I turned up at the Family Court on the corner of LaTrobe and William Street. A slender, quick man in his early thirties, and an older man in his late fifties approached me through the throng of people and introduced themselves as the lawyers of Mr. Quinton Edward Hammond. 

‘Mr. Hammond,’ said the junior partner, ‘Would you like to meet Mr. Hammond Senior? You are under no obligation, but if you have the desire, it could be arranged.’

‘Yes!’ I said, and then coughed nervously, ‘I mean, I would be amenable to the idea.’ 

‘We need to ask you, Mr. Hammond,’ said the senior partner, ‘Do you have any violent inclinations towards Mr. Hammond?’

‘No,’ I said.

The partners nodded, and I was to follow them.

I did not recognize my father: he was an old man now, grey, and small. 

‘Mr. Hammond, this is Mr. Hammond Senior,’ said the junior partner.

‘Hello, Mr. Hammond,’ I stammered.

‘Eyup, John,’ he said, and it was some time since I’d heard the ‘o’ sound in my name pronounced like that. 

We went into court, the divorce was granted, and we came out. 

‘Mr. Hammond,’ said the junior partner, touching my elbow, ‘Do you have interest in catching up with Mr. Hammond Senior?’

‘Yes, I would be agreeable to that,’ I said.

“We recommend the Rose and Thorn, just opposite the courthouse,’ said the junior partner.

‘Please remember, Mr. Hammond, that you have an appointment in our rooms at one o’clock,’ said the senior partner.

Mr. Hammond Senior and I drank tea at the Rose and Thorn.

‘Ey up, then, John?’ asked Mr. Hammond Senior.

I blabbered at length about my butcher-shop, and about living in Heidelberg.

Mr. Hammond Senior looked at his watch. ‘Well John, it’s near o’clock.’

‘Would you like me to accompany you?’ I asked. ‘I would be glad for some exercise.’

Mr. Hammond agreed, and we left the Rose and Thorn side by side. 

We turned into Little Bourke Street, and I stammered out my desire.  ‘Would you like to visit my family, Mr. Hammond? There will be nobody else there: just me, my wife and the two little girls: Queenie and Lisa.’

‘Yes, I’d like that,’

‘Mr. Hammond, do you still live at Number One Story Street?’ 

Mr. Hammond confirmed that he did, but I was suddenly overcome by shame, and I softened my invitation. ‘Actually, why don’t I give you my number?’ I drew out a business card. ‘Rather than me hassling you, you can call me when you are ready,’ I said.

Mr. Hammond thanked me, and he took my phone number and put it in his breast pocket. 

I went home, and tended to my family and my business, and I waited. At one point over the next few years, I understood that Mr. Hammond Senior was not going to phone me.



In 2017 after my first year at the University of Melbourne, I moved out of Janet Clarke Hall with four other second year students. We’d had enough of compulsory tutorials, academic gowns, and the Vice-Principal’s oppressive pastoral care regime. Signing the twelve -month lease on Number One Story Street felt like a marker of adulthood. The house was large, and once upon a time it might have been grand. Whoever owned it in 2017 was capitalising on the demand for share houses that came from young medicos and STEM researchers who worked in the biomedical precinct, as well as second year Melbourne University students desperate to explore their independence.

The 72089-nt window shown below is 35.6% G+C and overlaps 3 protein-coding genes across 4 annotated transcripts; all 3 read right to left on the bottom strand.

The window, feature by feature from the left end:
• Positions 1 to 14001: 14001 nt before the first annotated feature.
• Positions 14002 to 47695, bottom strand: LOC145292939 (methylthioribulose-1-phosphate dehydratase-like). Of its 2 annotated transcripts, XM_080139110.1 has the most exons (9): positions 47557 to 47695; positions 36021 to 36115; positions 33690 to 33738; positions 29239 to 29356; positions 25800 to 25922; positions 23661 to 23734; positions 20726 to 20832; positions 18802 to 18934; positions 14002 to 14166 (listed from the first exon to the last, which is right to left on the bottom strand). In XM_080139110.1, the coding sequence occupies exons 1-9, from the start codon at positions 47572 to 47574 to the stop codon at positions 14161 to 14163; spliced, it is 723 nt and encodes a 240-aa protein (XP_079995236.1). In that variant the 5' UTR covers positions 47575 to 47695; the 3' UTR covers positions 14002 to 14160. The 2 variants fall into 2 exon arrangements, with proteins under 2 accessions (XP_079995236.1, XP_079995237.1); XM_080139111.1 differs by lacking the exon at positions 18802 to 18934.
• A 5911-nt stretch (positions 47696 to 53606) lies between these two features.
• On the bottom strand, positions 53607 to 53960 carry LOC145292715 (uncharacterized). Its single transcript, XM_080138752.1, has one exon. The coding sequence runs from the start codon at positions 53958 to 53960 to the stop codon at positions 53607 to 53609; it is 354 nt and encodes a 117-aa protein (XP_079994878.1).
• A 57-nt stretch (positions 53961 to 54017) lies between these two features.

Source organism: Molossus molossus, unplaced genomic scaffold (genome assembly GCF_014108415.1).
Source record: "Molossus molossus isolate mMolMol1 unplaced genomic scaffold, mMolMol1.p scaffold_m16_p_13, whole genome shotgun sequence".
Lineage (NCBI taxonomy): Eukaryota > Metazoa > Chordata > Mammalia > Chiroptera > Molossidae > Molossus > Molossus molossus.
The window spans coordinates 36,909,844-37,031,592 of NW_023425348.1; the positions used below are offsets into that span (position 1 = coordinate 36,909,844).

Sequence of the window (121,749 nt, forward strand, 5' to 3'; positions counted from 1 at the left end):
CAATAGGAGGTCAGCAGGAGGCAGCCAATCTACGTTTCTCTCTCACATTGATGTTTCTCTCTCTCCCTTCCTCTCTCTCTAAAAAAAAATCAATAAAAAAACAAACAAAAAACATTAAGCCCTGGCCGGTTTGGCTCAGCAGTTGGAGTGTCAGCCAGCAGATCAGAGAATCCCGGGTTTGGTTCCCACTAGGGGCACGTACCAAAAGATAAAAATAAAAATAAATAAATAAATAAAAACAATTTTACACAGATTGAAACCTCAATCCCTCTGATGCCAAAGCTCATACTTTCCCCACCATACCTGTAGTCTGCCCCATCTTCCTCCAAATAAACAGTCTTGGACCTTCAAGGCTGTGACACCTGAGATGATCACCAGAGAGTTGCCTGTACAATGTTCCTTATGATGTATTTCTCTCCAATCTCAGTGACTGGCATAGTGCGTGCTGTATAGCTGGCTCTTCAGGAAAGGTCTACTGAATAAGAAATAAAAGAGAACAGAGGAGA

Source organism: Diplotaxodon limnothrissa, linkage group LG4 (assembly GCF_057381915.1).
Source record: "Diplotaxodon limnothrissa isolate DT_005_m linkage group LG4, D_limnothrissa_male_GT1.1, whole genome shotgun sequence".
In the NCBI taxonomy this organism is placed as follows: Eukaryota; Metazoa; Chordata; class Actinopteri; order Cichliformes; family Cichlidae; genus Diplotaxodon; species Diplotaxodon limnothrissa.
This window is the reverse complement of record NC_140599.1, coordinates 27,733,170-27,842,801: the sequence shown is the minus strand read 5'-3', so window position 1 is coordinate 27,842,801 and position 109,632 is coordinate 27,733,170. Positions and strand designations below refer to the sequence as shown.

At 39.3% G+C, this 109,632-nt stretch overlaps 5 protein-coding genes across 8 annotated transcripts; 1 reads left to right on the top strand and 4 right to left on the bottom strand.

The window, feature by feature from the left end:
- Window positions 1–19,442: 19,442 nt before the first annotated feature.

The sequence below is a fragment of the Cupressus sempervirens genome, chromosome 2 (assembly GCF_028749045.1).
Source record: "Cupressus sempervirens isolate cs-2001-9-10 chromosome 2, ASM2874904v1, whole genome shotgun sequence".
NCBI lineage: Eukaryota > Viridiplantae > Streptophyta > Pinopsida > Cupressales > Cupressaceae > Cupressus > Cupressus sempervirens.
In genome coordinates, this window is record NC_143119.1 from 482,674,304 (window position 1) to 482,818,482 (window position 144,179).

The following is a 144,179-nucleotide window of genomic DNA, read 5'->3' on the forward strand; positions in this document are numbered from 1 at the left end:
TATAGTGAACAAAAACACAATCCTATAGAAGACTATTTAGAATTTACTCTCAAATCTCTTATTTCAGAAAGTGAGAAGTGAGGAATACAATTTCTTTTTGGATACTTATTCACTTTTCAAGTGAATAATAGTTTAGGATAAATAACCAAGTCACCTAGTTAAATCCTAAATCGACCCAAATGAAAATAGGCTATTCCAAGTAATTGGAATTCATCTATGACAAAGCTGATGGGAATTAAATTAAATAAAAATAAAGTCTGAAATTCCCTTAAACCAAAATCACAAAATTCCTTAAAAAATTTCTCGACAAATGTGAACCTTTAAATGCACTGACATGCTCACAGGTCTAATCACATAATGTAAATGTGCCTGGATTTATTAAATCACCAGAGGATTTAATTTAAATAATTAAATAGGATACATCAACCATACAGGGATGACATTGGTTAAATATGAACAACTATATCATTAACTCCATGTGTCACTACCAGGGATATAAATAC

I took one of the smaller, cheaper upstairs rooms with a walk-in-robe over the room with the window. As I began arranging my stuff, I discovered that the wardrobe was an archive of previous residents. I found hipster jeans from the 90’s, brown hiking boots with bright red laces, Porsche car magazines from the 80’s, and a forgotten stash of cannabis hidden carefully in a plastic Berocca canister. 

Most intriguing of all were the paintings. Colour leapt from the canvas: blue, white-capped waves, and orange-yellow beaches. The paintings all featured a man in a bright blue jacket. Sometimes he was an old man with grey hair and a stooped back; sometimes he was a young man, slender and with dark hair. There was always a small, wooden boat battling treacherous seas. The same characters appeared in all the paintings: the frightened woman dressed in servant’s clothing, the woman in red with the angry face, the slender man with the black vest, the long boots, and the brimmed hat, and finally, the skeleton figure. There was also a boy child in the paintings: young and not more than four or five years old, but with an aura of wisdom and paternal guidance. He was naked, but not revealed, with soft, rosy skin. The man in the blue jacket was often at the helm of the boat, although sometimes the skeleton was steering. The boy child sometimes held a brown leather-bound book, and sometimes a large, gold key. The terrified, weary adults regarded him as if he was the last hope. In one painting, the boat had capsized, and the man in the blue jacket – this time he was middle-aged with a frowning face – was emerging from the water, dragging himself up the beach, gazing upon the little, glowing boy child, who sanding on the beach already, was smiling, and pointing to the land beyond the painting. 

I gazed at those paintings for hours. ‘Q.E. Hammond’ was signed at the bottom corner of each painting. The name caught my eye: Hammond was my mother’s maiden name. That didn’t mean much: Hammond is a popular name, particularly amongst people with British ancestry, but the initials of the painter; ‘Q.E’ are also the among the first three letters of my mother’s first name; Queenie.